The songs on the EP are a bit harder country than FortyTwenty — a touch more honky-tonk with some swing thrown in for good measure. They hit classic country themes, especially the regret-filled “Baptist Church Blues.”

Using the EP as his calling card, Wilson recruited some veteran players for his new band. They are “Guitar” George Laughery, Joe Lidgett on pedal steel, Mike Doran on doghouse bass and Shane Mason on the drums. And they’re rarin’ to go.

“We’re trying to keep the energy up, make it a show,” Wilson said. “They’re going to play me on, play me off. We’re going to do the whole western suit thing, dressed to the nines and play it up.”

Friday night, look for The Cowboy Dave Band to work up some western swing and pull out some bluegrass-styled numbers pairing Wilson’s fiddle with Laughery on banjo. And keep your ears peeled for a Judas Priest song done honky-tonk style.

Plans call for The Cowboy Dave Band to play within a one-state radius of Lincoln for the rest of 2009 and, with any luck, have an album of new material ready by the end of the year.

After Jan. 1, Wilson said, he figures his new band will take to the highway and head south to Texas and Oklahoma, where FortyTwenty had started to make a dent a couple years ago. Then marriage and kids cut down on trips south.

“We’d tasted just a little bit — to go to Texas and sell records and have people recognize you and sing the words to your original songs,” Wilson said. “To bring it back and play more local shows was slightly depressing for all of us.”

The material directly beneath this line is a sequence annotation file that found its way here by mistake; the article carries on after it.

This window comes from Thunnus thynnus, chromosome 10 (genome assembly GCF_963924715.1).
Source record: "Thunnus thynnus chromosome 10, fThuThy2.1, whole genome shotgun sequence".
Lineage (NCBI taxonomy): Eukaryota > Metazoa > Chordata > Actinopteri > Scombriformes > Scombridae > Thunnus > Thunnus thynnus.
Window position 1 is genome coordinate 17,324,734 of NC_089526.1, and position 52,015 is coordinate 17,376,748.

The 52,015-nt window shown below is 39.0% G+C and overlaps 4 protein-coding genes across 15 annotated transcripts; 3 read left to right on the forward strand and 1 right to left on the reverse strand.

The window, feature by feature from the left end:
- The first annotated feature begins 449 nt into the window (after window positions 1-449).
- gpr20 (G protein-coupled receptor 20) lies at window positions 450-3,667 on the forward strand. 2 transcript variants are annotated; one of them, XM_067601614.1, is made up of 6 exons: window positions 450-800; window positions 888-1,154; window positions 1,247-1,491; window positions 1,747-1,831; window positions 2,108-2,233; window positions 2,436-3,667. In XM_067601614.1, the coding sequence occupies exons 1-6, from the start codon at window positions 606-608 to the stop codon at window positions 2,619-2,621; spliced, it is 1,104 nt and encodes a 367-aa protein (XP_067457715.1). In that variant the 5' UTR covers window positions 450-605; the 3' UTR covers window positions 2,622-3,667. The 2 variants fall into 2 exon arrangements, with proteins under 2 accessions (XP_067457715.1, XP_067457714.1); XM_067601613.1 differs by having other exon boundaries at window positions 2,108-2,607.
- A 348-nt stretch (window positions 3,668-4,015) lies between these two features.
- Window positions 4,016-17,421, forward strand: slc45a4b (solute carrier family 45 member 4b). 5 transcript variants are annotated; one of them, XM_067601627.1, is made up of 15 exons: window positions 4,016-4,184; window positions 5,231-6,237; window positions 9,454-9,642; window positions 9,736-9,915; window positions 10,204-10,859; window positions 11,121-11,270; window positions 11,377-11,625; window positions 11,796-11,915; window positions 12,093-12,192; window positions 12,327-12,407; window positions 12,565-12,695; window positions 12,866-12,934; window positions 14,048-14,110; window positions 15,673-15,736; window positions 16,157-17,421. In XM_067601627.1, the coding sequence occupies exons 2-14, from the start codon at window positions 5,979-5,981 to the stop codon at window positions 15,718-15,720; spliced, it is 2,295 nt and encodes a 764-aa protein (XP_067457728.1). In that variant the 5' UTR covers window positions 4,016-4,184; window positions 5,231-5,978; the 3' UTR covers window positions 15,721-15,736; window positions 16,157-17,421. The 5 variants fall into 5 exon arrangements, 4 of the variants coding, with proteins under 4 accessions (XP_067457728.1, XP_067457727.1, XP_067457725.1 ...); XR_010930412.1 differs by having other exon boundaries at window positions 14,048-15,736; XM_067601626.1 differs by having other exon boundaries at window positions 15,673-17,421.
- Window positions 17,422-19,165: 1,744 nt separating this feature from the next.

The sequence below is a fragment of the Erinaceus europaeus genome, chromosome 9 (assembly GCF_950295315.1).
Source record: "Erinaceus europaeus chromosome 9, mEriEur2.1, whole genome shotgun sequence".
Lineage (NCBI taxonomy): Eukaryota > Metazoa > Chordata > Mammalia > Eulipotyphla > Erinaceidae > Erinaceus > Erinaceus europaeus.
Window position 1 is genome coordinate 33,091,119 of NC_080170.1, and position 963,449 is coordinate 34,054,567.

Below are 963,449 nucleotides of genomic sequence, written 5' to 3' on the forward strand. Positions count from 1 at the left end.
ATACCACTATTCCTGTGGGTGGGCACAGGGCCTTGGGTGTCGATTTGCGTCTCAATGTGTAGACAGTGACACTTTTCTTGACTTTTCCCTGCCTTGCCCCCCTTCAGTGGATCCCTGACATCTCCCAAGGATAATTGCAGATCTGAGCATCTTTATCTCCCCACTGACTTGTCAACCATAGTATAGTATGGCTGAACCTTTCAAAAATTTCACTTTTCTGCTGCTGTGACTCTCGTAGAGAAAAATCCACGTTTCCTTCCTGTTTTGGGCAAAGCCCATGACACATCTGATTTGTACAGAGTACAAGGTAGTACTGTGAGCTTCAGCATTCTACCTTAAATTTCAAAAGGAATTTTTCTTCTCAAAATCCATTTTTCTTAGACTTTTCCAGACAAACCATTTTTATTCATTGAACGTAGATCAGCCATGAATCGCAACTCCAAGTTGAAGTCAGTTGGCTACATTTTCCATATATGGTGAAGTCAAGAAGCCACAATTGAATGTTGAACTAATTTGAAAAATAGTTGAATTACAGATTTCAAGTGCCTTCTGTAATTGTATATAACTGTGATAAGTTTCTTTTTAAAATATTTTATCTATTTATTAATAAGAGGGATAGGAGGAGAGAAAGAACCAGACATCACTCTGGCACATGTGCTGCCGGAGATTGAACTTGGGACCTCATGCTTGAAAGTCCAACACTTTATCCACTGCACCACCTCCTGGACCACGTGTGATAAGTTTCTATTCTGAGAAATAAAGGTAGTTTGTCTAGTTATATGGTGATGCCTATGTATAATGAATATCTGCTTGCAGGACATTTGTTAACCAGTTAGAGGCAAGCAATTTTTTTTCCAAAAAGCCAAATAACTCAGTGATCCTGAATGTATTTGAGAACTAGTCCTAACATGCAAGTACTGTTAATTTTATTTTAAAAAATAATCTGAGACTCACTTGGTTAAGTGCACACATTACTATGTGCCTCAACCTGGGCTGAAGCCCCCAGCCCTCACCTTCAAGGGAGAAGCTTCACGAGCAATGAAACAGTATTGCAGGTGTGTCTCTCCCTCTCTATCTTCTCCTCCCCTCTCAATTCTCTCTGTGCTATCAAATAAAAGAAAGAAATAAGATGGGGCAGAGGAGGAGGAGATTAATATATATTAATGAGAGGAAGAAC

The drives to and from Texas will still be brutal; to truly be a hit on the Red Dirt circuit, a band probably has to be within four hours of the Red River, Wilson said. But he figured out a few things from the FortyTwenty experience.

“With FortyTwenty, we were all extremely green,” he said. “We drove to Jackson Hole (Wyo.) to play with BR5-49 for, I think, nothing, and it was one show and back. That’s a 14-hour drive. We’d usually break even on our trips, but we learned that Texas is a huge state. We always said if Kansas was just gone, we’d have done a lot better.

“This is what I was hoping to do, find some talented guys who believe in the vision and get excited about it. But I’m pretty sure they won’t be rolling down to Houston for 50 bucks.”

http://journalstar.com/articles/2009/06/04/living/gz/music/doc4a270be4974f6913346112.txt

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EP Now Available on iTunes

// June 1st, 2009 // No Comments » // News

The Cowboy Dave Band’s debut recording, a six-song EP, is now available on iTunes. The tracklist includes original cowbilly songs penned by Cowboy Dave Wilson, including: Friend In A Bottle, Bill Wyoming, Cowboy Dave Theme Song, Baptist Chruch Blues, Drug Around and Dimestore Cowboy.

http://itunes.apple.com/WebObjects/MZStore.woa/wa/viewAlbum?id=313583156&s=143441